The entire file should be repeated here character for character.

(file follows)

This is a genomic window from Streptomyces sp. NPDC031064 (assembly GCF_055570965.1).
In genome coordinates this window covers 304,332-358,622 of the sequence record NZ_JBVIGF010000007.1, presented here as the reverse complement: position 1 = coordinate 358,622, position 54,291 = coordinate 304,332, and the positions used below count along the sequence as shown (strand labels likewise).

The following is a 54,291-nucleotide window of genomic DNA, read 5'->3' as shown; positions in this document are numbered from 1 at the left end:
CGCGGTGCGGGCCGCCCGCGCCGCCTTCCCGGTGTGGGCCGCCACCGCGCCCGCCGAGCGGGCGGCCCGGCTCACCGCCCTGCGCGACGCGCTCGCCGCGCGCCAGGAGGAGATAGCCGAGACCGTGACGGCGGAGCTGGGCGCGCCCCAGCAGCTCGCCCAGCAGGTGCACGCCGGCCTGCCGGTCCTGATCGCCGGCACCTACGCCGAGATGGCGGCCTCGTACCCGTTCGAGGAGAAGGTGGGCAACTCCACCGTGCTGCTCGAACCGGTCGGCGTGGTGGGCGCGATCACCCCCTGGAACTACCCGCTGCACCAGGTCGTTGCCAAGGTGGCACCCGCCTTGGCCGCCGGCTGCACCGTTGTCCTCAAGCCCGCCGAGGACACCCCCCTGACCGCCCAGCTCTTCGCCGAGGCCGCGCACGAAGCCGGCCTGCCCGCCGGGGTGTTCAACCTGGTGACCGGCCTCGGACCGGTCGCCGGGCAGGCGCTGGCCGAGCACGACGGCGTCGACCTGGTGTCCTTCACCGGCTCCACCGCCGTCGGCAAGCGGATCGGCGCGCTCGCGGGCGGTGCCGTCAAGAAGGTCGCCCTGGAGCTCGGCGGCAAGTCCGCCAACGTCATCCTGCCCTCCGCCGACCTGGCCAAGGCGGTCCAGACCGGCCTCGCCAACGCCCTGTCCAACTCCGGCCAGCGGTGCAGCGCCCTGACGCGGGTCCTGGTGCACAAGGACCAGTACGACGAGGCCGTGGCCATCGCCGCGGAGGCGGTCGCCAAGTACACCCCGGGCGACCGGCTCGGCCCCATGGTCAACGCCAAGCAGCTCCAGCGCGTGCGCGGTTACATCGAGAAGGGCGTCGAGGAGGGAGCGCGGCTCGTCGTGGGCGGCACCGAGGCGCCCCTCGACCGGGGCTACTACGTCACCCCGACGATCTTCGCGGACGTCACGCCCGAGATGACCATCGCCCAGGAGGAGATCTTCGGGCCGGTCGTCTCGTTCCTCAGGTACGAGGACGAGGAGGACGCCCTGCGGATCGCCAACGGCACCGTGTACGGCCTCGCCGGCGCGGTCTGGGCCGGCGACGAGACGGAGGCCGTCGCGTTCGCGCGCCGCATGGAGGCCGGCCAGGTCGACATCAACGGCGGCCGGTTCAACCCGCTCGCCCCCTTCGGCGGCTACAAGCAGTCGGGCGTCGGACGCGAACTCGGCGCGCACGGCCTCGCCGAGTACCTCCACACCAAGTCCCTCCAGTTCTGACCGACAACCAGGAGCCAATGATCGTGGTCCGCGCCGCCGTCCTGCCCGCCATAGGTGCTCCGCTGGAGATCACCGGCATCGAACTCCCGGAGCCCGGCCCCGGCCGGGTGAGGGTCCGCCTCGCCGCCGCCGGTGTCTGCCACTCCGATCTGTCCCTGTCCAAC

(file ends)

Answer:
This is a genomic window from Streptomyces sp. NPDC031064 (assembly GCF_055570965.1).
In genome coordinates this window covers 304,332-358,622 of the sequence record NZ_JBVIGF010000007.1, presented here as the reverse complement: position 1 = coordinate 358,622, position 54,291 = coordinate 304,332, and the positions used below count along the sequence as shown (strand labels likewise).

The following is a 54,291-nucleotide window of genomic DNA, read 5'->3' as shown; positions in this document are numbered from 1 at the left end:
CGCGGTGCGGGCCGCCCGCGCCGCCTTCCCGGTGTGGGCCGCCACCGCGCCCGCCGAGCGGGCGGCCCGGCTCACCGCCCTGCGCGACGCGCTCGCCGCGCGCCAGGAGGAGATAGCCGAGACCGTGACGGCGGAGCTGGGCGCGCCCCAGCAGCTCGCCCAGCAGGTGCACGCCGGCCTGCCGGTCCTGATCGCCGGCACCTACGCCGAGATGGCGGCCTCGTACCCGTTCGAGGAGAAGGTGGGCAACTCCACCGTGCTGCTCGAACCGGTCGGCGTGGTGGGCGCGATCACCCCCTGGAACTACCCGCTGCACCAGGTCGTTGCCAAGGTGGCACCCGCCTTGGCCGCCGGCTGCACCGTTGTCCTCAAGCCCGCCGAGGACACCCCCCTGACCGCCCAGCTCTTCGCCGAGGCCGCGCACGAAGCCGGCCTGCCCGCCGGGGTGTTCAACCTGGTGACCGGCCTCGGACCGGTCGCCGGGCAGGCGCTGGCCGAGCACGACGGCGTCGACCTGGTGTCCTTCACCGGCTCCACCGCCGTCGGCAAGCGGATCGGCGCGCTCGCGGGCGGTGCCGTCAAGAAGGTCGCCCTGGAGCTCGGCGGCAAGTCCGCCAACGTCATCCTGCCCTCCGCCGACCTGGCCAAGGCGGTCCAGACCGGCCTCGCCAACGCCCTGTCCAACTCCGGCCAGCGGTGCAGCGCCCTGACGCGGGTCCTGGTGCACAAGGACCAGTACGACGAGGCCGTGGCCATCGCCGCGGAGGCGGTCGCCAAGTACACCCCGGGCGACCGGCTCGGCCCCATGGTCAACGCCAAGCAGCTCCAGCGCGTGCGCGGTTACATCGAGAAGGGCGTCGAGGAGGGAGCGCGGCTCGTCGTGGGCGGCACCGAGGCGCCCCTCGACCGGGGCTACTACGTCACCCCGACGATCTTCGCGGACGTCACGCCCGAGATGACCATCGCCCAGGAGGAGATCTTCGGGCCGGTCGTCTCGTTCCTCAGGTACGAGGACGAGGAGGACGCCCTGCGGATCGCCAACGGCACCGTGTACGGCCTCGCCGGCGCGGTCTGGGCCGGCGACGAGACGGAGGCCGTCGCGTTCGCGCGCCGCATGGAGGCCGGCCAGGTCGACATCAACGGCGGCCGGTTCAACCCGCTCGCCCCCTTCGGCGGCTACAAGCAGTCGGGCGTCGGACGCGAACTCGGCGCGCACGGCCTCGCCGAGTACCTCCACACCAAGTCCCTCCAGTTCTGACCGACAACCAGGAGCCAATGATCGTGGTCCGCGCCGCCGTCCTGCCCGCCATAGGTGCTCCGCTGGAGATCACCGGCATCGAACTCCCGGAGCCCGGCCCCGGCCGGGTGAGGGTCCGCCTCGCCGCCGCCGGTGTCTGCCACTCCGATCTGTCCCTGTCCAAC